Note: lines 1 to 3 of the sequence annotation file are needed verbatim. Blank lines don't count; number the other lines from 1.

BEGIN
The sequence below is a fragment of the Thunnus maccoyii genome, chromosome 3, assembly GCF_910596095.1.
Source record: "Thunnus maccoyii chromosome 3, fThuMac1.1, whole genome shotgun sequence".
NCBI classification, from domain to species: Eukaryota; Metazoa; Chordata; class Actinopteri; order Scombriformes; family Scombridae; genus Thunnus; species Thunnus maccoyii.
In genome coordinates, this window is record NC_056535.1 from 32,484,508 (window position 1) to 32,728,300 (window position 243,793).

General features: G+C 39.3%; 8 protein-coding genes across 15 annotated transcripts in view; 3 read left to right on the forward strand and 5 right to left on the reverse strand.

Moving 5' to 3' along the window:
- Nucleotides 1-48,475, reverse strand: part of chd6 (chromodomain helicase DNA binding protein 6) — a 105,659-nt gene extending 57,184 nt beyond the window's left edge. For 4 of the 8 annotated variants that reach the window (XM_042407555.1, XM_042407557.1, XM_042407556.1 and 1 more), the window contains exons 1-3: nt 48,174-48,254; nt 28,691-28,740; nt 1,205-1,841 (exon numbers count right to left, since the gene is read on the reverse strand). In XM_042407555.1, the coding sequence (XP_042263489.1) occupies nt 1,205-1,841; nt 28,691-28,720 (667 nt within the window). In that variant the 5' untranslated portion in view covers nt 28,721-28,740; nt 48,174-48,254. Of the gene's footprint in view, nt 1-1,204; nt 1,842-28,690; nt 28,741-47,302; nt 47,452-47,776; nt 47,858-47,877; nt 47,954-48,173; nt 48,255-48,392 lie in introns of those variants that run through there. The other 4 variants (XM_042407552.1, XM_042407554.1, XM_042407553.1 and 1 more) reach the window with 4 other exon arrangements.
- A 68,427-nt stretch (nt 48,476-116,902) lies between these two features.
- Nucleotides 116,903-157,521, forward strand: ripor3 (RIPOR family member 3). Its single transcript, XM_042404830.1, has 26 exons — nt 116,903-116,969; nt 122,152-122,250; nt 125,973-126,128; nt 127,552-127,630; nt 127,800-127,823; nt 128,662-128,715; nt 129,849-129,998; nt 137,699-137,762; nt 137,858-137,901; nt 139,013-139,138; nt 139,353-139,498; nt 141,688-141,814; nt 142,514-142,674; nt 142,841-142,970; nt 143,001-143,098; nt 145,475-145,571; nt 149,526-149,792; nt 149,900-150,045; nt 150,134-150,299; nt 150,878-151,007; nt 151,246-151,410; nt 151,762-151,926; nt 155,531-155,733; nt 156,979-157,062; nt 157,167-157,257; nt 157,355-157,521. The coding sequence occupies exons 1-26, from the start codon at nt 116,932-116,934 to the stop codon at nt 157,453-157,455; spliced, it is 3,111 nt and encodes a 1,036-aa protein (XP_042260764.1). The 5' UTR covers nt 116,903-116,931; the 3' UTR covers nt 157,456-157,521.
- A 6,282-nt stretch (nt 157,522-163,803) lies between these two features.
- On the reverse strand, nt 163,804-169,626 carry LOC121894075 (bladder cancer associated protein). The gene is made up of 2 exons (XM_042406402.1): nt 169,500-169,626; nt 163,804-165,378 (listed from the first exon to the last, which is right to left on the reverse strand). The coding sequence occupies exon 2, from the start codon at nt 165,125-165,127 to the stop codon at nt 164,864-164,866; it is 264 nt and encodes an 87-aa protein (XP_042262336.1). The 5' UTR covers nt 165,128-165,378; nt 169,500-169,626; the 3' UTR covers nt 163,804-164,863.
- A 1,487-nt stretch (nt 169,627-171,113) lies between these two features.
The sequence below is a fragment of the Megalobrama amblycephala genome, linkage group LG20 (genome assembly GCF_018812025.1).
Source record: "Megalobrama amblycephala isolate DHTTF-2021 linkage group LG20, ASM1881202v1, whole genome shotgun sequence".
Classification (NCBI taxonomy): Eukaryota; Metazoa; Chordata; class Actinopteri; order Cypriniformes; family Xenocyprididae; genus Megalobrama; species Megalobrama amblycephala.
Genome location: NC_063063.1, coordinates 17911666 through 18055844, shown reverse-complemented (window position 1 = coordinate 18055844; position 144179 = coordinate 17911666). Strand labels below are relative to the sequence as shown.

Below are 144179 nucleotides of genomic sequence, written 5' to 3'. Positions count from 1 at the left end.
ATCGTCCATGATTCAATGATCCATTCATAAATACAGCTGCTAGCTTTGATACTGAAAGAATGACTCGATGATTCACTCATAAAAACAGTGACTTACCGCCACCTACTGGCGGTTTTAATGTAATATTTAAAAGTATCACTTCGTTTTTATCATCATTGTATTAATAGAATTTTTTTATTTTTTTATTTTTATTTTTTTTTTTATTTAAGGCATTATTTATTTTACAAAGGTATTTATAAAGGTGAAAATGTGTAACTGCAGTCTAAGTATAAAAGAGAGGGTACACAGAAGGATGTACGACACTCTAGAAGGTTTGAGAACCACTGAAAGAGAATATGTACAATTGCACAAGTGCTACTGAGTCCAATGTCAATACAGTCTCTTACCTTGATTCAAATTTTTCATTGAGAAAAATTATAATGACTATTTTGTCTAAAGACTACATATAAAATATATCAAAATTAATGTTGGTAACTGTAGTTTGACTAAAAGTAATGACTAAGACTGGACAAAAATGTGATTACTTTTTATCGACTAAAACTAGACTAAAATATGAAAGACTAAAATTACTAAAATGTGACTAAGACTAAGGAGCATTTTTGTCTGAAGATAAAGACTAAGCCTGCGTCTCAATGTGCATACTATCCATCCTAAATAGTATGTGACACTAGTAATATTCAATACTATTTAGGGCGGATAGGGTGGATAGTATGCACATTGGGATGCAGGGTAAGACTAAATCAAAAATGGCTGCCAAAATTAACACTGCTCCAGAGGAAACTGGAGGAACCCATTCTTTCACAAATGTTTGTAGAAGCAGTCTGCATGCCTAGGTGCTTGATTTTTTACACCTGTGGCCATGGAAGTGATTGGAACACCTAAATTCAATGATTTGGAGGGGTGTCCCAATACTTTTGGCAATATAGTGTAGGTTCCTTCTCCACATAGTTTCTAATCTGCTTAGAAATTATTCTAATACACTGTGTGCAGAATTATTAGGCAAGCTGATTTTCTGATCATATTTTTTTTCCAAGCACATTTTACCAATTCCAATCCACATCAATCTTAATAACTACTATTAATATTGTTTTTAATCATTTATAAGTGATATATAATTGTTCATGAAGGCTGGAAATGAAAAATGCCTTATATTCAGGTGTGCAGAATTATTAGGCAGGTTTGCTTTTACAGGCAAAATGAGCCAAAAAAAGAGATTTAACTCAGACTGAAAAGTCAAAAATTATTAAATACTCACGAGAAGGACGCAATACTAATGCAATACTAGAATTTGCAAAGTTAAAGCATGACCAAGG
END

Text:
The sequence below is a fragment of the Thunnus maccoyii genome, chromosome 3, assembly GCF_910596095.1.
Source record: "Thunnus maccoyii chromosome 3, fThuMac1.1, whole genome shotgun sequence".
NCBI classification, from domain to species: Eukaryota; Metazoa; Chordata; class Actinopteri; order Scombriformes; family Scombridae; genus Thunnus; species Thunnus maccoyii.